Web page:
“We got an email to say that a big announcement was coming later on today and were told to stand by,” one steward told me when we met by the entrance to the docks.
What followed, at 11.10am, was a pre-recorded video of a P&O Ferries executive announcing their replacement, en masse, by a cheaper workforce.
“The company’s made the decision going forward that its vessels will be primarily crewed by a third-party crew provider,” they were told.
“Therefore I am sorry to inform you that this means your employment is terminated with immediate effect on the grounds of redundancy.
“Your final day of employment is today.”
The announcement, blunt and brutal, resonated around the company’s ports in Hull, Cairnryan, Larne and Liverpool. But Dover, where P&O Ferries has its headquarters and main base, has been most profoundly affected.
Hundreds of families depend for their livelihoods on jobs with the leading ferry operator between Dover and Calais. The impact is all the more painful at a time of soaring energy prices and a bitter economic climate. But a sudden sacking, online, cuts even deeper for seafarers.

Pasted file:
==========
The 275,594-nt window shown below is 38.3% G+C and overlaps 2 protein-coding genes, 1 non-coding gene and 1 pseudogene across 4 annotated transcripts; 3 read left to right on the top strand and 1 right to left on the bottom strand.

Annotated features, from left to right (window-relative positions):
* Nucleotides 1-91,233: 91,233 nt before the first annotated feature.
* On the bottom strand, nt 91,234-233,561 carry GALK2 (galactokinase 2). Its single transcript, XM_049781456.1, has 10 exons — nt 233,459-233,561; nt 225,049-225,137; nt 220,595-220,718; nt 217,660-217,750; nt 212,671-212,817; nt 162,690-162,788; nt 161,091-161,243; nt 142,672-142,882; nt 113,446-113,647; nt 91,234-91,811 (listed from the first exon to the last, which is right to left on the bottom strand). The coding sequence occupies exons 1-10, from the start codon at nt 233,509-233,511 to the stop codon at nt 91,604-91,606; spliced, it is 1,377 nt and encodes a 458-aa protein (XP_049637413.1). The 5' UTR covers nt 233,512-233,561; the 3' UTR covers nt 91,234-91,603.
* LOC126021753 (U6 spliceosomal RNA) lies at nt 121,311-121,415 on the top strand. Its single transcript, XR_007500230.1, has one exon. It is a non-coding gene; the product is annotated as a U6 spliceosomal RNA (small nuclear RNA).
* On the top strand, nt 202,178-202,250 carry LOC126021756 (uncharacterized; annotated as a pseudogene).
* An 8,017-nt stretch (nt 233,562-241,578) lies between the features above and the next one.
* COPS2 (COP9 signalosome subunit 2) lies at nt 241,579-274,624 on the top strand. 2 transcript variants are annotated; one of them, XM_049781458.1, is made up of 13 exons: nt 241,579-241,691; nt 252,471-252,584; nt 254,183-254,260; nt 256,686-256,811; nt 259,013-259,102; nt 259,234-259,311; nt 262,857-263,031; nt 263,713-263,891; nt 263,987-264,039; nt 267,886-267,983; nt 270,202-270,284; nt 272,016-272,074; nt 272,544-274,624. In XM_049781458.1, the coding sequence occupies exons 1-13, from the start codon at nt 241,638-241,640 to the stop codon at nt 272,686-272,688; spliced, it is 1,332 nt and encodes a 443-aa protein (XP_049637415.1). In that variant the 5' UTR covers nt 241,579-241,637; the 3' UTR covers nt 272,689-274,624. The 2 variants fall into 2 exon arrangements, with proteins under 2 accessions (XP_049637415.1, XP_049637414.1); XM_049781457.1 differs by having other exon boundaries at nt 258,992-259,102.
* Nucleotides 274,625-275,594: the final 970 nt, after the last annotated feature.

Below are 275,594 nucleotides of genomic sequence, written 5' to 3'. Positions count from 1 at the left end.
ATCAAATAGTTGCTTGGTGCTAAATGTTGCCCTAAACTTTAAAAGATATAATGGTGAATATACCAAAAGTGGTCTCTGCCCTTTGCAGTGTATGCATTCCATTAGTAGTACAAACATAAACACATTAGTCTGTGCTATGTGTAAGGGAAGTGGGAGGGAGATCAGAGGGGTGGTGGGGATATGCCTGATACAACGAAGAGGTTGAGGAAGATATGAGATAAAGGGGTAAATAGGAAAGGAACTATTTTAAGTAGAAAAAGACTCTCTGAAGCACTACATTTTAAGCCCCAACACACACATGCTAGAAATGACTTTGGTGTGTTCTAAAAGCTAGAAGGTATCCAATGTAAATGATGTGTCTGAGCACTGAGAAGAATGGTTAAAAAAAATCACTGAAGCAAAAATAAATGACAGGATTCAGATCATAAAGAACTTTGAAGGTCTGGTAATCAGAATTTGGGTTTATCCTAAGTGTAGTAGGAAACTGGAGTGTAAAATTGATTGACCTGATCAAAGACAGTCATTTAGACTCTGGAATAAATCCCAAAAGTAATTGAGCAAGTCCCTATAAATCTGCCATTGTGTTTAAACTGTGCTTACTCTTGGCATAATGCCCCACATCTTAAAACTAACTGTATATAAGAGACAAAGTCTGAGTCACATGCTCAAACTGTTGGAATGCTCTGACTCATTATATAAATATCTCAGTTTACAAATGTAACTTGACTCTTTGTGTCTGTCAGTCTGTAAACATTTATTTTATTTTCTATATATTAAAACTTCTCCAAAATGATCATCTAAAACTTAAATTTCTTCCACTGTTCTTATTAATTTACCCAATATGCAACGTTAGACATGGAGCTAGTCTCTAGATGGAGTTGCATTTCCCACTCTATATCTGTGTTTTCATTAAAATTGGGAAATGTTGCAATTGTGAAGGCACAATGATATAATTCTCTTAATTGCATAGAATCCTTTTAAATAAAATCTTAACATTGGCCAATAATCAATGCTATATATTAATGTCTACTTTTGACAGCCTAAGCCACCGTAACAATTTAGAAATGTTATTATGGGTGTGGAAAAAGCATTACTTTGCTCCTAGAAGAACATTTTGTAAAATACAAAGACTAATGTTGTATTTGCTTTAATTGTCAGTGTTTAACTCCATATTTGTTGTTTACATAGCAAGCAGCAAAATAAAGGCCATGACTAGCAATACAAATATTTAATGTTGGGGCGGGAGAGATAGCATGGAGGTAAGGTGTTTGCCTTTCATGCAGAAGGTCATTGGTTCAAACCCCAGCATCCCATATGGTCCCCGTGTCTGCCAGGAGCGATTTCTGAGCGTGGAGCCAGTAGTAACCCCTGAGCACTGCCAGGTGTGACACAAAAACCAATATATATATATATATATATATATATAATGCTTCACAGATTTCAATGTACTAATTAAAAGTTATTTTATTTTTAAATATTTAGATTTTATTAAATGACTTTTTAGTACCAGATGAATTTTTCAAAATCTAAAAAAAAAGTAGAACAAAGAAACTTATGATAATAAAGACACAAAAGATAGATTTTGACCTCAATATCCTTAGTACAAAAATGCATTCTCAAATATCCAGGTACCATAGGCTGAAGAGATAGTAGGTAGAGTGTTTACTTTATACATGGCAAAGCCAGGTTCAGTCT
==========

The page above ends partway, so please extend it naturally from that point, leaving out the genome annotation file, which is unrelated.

Being a member of crew on a ship has little in common with work on land. Many sacked staff told me that working on board means living on board, with a degree of dedication and camaraderie that is rarely found on land.
People who work on ferries have chosen a lifestyle. When they lose those jobs, they lose much more than just wages: they lose their on-board family.
“Devastated” was the word used more than any other on Thursday in Dover – including by the district councillor, Edward Biggs, who described the effect on the town.
“We’re all devastated by what what’s happened. This is the only industry that Dover’s really got. The people in the town are obviously worried about their mortgages, how they’re going to pay the bills.”
As he spoke, a full moon rose over the Port of Dover – now bereft of three giant ferries, which have been moored across the harbour at the cruise terminal.
The vessels’ owner, meanwhile, appears deaf to the devastation its “difficult but necessary” decision to sack all its seafarers has caused.
Online, the company promises a bright future: “P&O Ferries have today announced a programme of work to become a more competitive and efficient operator, providing a better service to our customers across the tourism and freight industries.”
Any company losing money at an average of £3 per second right through the year needs to take action. But P&O Ferries has given “business improvement” a new and extraordinarily harsh dimension.